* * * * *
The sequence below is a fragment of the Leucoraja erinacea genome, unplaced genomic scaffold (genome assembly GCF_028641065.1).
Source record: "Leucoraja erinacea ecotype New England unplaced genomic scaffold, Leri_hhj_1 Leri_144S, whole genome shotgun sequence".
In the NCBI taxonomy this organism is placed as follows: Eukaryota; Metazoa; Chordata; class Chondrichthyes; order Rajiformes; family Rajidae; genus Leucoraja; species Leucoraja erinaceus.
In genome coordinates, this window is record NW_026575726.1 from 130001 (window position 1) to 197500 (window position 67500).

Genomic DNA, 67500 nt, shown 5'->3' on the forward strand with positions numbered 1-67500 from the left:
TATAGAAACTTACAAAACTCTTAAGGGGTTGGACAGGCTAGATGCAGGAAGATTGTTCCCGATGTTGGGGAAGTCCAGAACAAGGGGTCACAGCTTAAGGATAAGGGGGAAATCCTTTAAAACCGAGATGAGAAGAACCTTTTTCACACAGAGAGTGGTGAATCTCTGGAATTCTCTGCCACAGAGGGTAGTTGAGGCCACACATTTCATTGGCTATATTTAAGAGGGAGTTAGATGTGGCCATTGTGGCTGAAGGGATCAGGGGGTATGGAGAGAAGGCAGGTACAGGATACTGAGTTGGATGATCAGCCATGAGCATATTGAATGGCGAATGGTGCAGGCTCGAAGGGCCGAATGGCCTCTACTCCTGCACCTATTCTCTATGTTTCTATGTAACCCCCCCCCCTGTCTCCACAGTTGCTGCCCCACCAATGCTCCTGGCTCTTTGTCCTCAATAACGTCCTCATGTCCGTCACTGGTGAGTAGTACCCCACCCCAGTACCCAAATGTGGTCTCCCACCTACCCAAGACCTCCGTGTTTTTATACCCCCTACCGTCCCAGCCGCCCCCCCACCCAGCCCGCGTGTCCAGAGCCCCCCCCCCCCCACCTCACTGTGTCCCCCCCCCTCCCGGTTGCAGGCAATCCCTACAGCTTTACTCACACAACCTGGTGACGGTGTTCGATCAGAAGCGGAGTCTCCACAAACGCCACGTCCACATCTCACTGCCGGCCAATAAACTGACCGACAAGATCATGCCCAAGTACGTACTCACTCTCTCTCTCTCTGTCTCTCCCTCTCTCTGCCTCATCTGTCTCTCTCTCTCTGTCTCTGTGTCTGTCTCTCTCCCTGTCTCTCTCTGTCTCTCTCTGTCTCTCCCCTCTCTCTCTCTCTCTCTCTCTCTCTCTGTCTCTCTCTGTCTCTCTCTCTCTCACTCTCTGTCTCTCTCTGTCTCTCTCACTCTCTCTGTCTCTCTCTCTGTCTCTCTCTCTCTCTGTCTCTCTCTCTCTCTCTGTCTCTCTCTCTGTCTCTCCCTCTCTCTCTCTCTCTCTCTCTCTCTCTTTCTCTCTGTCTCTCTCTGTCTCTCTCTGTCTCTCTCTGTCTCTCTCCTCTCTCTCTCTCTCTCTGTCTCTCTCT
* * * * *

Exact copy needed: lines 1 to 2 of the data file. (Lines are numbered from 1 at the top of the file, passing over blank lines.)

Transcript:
The sequence below is a fragment of the Leucoraja erinacea genome, unplaced genomic scaffold (genome assembly GCF_028641065.1).
Source record: "Leucoraja erinacea ecotype New England unplaced genomic scaffold, Leri_hhj_1 Leri_144S, whole genome shotgun sequence".